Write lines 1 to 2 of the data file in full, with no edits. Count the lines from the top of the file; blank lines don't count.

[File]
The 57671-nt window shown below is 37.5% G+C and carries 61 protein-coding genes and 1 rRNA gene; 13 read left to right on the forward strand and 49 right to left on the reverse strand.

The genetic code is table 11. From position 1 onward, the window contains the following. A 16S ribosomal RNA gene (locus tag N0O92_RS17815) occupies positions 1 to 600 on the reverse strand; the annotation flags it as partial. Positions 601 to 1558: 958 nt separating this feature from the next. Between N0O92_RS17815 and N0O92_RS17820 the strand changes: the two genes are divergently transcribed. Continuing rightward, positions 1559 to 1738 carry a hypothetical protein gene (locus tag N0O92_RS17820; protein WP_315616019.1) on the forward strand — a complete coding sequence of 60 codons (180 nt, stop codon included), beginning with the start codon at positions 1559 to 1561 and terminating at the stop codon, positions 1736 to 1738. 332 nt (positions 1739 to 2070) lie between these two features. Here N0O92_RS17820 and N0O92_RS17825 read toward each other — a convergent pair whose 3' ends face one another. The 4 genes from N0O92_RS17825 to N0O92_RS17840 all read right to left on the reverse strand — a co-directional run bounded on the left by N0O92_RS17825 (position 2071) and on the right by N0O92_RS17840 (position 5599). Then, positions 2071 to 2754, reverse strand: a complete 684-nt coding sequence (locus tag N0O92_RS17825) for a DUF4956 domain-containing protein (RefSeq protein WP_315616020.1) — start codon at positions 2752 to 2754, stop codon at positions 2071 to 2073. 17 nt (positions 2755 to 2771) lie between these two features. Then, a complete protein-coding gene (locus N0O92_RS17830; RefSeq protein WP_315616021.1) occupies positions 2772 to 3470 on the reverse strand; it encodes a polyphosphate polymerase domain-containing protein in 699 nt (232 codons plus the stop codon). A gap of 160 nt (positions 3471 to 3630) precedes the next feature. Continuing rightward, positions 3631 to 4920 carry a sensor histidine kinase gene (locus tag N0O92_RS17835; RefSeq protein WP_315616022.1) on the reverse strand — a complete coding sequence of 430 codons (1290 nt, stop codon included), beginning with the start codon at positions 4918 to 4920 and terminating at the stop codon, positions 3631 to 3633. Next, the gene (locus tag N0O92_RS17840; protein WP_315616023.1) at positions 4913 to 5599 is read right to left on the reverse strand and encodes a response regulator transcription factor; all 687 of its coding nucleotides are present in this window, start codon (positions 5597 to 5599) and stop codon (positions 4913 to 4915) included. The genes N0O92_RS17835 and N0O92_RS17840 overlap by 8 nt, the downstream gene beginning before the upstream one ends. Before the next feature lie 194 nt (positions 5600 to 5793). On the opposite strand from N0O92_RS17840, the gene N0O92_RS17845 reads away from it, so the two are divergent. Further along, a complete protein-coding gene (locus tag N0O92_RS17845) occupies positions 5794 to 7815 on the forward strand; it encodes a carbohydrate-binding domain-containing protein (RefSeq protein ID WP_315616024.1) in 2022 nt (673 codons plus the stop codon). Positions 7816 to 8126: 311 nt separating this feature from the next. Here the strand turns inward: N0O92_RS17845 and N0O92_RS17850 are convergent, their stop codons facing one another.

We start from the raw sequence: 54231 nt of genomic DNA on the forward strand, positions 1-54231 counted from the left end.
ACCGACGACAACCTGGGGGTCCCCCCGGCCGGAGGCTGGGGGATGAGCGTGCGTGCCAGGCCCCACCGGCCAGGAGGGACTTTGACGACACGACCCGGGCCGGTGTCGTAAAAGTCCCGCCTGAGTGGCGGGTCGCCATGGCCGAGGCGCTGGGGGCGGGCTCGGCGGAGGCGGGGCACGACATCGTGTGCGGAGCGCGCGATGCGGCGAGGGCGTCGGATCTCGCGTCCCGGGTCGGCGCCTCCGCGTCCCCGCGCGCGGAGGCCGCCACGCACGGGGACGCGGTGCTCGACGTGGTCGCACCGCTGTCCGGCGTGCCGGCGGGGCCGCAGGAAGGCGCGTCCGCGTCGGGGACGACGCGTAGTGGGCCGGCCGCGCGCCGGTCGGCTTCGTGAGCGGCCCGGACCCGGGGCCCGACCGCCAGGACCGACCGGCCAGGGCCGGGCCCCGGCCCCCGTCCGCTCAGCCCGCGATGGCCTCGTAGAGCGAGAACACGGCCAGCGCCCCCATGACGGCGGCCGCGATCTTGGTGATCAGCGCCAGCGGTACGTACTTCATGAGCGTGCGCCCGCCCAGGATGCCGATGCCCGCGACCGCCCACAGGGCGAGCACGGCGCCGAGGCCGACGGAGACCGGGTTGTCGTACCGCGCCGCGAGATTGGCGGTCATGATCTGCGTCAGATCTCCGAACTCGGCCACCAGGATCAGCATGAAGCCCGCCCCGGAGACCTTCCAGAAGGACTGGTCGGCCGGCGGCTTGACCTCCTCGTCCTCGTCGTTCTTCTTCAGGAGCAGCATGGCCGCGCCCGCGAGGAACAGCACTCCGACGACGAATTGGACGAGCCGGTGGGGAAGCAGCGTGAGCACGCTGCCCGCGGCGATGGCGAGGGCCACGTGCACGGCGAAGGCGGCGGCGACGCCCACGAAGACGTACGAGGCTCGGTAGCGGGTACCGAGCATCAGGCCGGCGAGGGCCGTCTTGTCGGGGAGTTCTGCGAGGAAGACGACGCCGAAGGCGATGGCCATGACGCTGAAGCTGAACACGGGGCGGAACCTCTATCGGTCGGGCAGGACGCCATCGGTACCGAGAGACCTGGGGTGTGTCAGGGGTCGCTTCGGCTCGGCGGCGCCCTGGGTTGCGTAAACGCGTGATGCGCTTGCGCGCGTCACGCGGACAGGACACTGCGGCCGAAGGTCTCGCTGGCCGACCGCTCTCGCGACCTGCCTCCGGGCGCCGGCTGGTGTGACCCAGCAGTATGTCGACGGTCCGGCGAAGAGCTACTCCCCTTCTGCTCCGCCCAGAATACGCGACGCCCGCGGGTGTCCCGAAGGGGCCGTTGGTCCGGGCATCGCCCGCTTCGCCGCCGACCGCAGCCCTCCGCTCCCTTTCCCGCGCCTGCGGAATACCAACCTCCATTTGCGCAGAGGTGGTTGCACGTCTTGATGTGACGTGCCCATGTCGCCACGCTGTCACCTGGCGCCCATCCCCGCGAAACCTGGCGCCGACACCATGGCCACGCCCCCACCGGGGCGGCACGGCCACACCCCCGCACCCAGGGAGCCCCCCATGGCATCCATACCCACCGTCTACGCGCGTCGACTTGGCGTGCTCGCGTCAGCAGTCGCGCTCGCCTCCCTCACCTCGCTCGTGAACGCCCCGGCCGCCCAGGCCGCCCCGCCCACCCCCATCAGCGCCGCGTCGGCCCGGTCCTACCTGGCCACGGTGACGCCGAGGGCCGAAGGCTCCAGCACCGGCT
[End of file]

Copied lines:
The 57671-nt window shown below is 37.5% G+C and carries 61 protein-coding genes and 1 rRNA gene; 13 read left to right on the forward strand and 49 right to left on the reverse strand.

The genetic code is table 11. From position 1 onward, the window contains the following. A 16S ribosomal RNA gene (locus tag N0O92_RS17815) occupies positions 1 to 600 on the reverse strand; the annotation flags it as partial. Positions 601 to 1558: 958 nt separating this feature from the next. Between N0O92_RS17815 and N0O92_RS17820 the strand changes: the two genes are divergently transcribed. Continuing rightward, positions 1559 to 1738 carry a hypothetical protein gene (locus tag N0O92_RS17820; protein WP_315616019.1) on the forward strand — a complete coding sequence of 60 codons (180 nt, stop codon included), beginning with the start codon at positions 1559 to 1561 and terminating at the stop codon, positions 1736 to 1738. 332 nt (positions 1739 to 2070) lie between these two features. Here N0O92_RS17820 and N0O92_RS17825 read toward each other — a convergent pair whose 3' ends face one another. The 4 genes from N0O92_RS17825 to N0O92_RS17840 all read right to left on the reverse strand — a co-directional run bounded on the left by N0O92_RS17825 (position 2071) and on the right by N0O92_RS17840 (position 5599). Then, positions 2071 to 2754, reverse strand: a complete 684-nt coding sequence (locus tag N0O92_RS17825) for a DUF4956 domain-containing protein (RefSeq protein WP_315616020.1) — start codon at positions 2752 to 2754, stop codon at positions 2071 to 2073. 17 nt (positions 2755 to 2771) lie between these two features. Then, a complete protein-coding gene (locus N0O92_RS17830; RefSeq protein WP_315616021.1) occupies positions 2772 to 3470 on the reverse strand; it encodes a polyphosphate polymerase domain-containing protein in 699 nt (232 codons plus the stop codon). A gap of 160 nt (positions 3471 to 3630) precedes the next feature. Continuing rightward, positions 3631 to 4920 carry a sensor histidine kinase gene (locus tag N0O92_RS17835; RefSeq protein WP_315616022.1) on the reverse strand — a complete coding sequence of 430 codons (1290 nt, stop codon included), beginning with the start codon at positions 4918 to 4920 and terminating at the stop codon, positions 3631 to 3633. Next, the gene (locus tag N0O92_RS17840; protein WP_315616023.1) at positions 4913 to 5599 is read right to left on the reverse strand and encodes a response regulator transcription factor; all 687 of its coding nucleotides are present in this window, start codon (positions 5597 to 5599) and stop codon (positions 4913 to 4915) included. The genes N0O92_RS17835 and N0O92_RS17840 overlap by 8 nt, the downstream gene beginning before the upstream one ends. Before the next feature lie 194 nt (positions 5600 to 5793). On the opposite strand from N0O92_RS17840, the gene N0O92_RS17845 reads away from it, so the two are divergent. Further along, a complete protein-coding gene (locus tag N0O92_RS17845) occupies positions 5794 to 7815 on the forward strand; it encodes a carbohydrate-binding domain-containing protein (RefSeq protein ID WP_315616024.1) in 2022 nt (673 codons plus the stop codon). Positions 7816 to 8126: 311 nt separating this feature from the next. Here the strand turns inward: N0O92_RS17845 and N0O92_RS17850 are convergent, their stop codons facing one another.